As art bonanza hits Hong Kong, China's capital controls loom large

Farah Master and Venus Wu

HONG KONG, March 24 (Reuters) - As visitors sip champagne at

Hong Kong's Art Basel event this week and take selfies with

replicas of deceased leaders Fidel Castro and Mao Zedong, a more

urgent issue is rumbling through dealers exhibiting – how big an

impact China's capital controls will be in the coming year.

Over the past six months, Chinese buyers have faced larger

constraints to get money out of the country, as the government

increases scrutiny on capital outflows and steps up measures to

bolster its yuan currency.

Typically, Chinese collectors had circumvented restrictions

by using methods including underground banking but galleries

attending Art Basel and Hong Kong's Art Central exhibitions said

getting money out of the mainland had become much harder.

Hong Kong-born Pearl Lam, who runs her own contemporary art

galleries around Asia, said China's capital controls had

prompted many galleries to allow customers to pay in

installments but the repayment periods had sometimes been

stretched to up to three years with others not able to pay at


"A lot of us have got into problems because somewhere in the

middle they cannot pay. So the problem is after you take a

certain percentage and then they cannot follow up. What do you

do? You cannot sell the painting," Lam told Reuters in an


Chinese buyers have been a huge boon to the global art

market despite slowing sales in 2016, accounting for 20 percent

of global sales by value according to an Art Basel Market report

released on Wednesday. The global art market achieved total

sales of $56.6 billion in 2016.

Buying through private dealers rather than via auction

houses has also been increasingly common but non-payment and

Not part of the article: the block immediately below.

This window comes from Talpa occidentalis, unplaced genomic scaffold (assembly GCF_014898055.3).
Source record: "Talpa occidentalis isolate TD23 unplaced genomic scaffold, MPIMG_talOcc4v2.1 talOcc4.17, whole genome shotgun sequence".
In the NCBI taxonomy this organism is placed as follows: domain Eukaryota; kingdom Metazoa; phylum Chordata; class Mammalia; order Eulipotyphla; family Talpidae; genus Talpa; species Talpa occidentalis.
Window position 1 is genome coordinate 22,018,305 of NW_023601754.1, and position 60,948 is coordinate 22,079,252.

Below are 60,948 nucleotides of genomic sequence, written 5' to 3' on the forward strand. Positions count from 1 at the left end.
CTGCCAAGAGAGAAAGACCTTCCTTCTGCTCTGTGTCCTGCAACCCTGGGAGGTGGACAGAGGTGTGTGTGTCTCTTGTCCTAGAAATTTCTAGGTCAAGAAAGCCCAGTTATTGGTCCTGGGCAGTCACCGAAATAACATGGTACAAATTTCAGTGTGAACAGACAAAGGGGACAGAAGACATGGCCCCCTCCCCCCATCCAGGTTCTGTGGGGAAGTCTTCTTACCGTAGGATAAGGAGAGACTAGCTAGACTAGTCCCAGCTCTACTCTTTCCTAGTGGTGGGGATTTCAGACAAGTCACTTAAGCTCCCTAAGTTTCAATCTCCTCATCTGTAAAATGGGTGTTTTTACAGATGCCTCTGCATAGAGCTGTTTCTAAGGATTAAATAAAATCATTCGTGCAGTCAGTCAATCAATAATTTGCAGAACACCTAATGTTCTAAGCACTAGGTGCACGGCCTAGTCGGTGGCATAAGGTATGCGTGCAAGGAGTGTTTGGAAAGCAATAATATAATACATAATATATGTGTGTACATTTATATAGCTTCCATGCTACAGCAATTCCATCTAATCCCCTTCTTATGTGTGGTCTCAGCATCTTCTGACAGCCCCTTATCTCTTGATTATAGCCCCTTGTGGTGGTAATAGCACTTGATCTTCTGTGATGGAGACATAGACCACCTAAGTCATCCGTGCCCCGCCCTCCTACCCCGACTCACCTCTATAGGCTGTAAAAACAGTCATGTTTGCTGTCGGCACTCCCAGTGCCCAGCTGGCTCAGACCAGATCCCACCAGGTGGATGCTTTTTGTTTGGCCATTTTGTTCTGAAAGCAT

late payment remain crucial issues in the Chinese market, the

report said, citing an average of 40 percent of dealers forced

to accept payment terms beyond two months.

Hong Kong is a key centre for art transactions due to the

absence of tax and an independent currency which is pegged to

the U.S. dollar. However the number of mainland buyers attending

the fairs this week in China's special administrative region was

notably less, dealers observed.

Often wealthy Chinese customers have assets outside China

which they can use to pay for the artwork but China's

restrictions on capital have become more blatant over the past

few months, said Charles Fong, a gallery manager at Parkview Art

Hong Kong.

"We can feel it. It has become tighter and more and more

people have started asking to pay in installments."

Fong said around 20 percent of their customers paid in

installments and gave the example of one customer who bought a

HK$1.2 million ($154,500) painting recently but split the

installments over six months.

A Chinese art trader based in Hong Kong said last March a

buyer bought 20 items worth HK$100 million ($12.88 million) but

still had not completed payment a year later, stating it was

difficult to send the money out of the mainland. The trader

could not be named due to company policy.

At Art Basel on Friday, mainland tour groups, students and

international visitors crowded around the art installations.

A suited Chinese man who gave his name as Wu said there were

always ways to get money out of China, but acknowledged it was

harder for big-ticket items.

"For small amounts its not a problem. If it's a lot, you

just need to do individual payments, for example every month or


For mainland-based galleries which accept yuan, like Pékin

Fine Arts, capital controls were a non-issue, said founder Meg


Maggio, who has been in China for more than 30 years, said

the mushrooming of galleries and the strength of consecutive art

fairs showed the scene was booming.

"It's a win-win, plus-plus situation."

($1 = 7.7665 Hong Kong dollars)

(Reporting by Farah Master and Venus Wu; Editing by James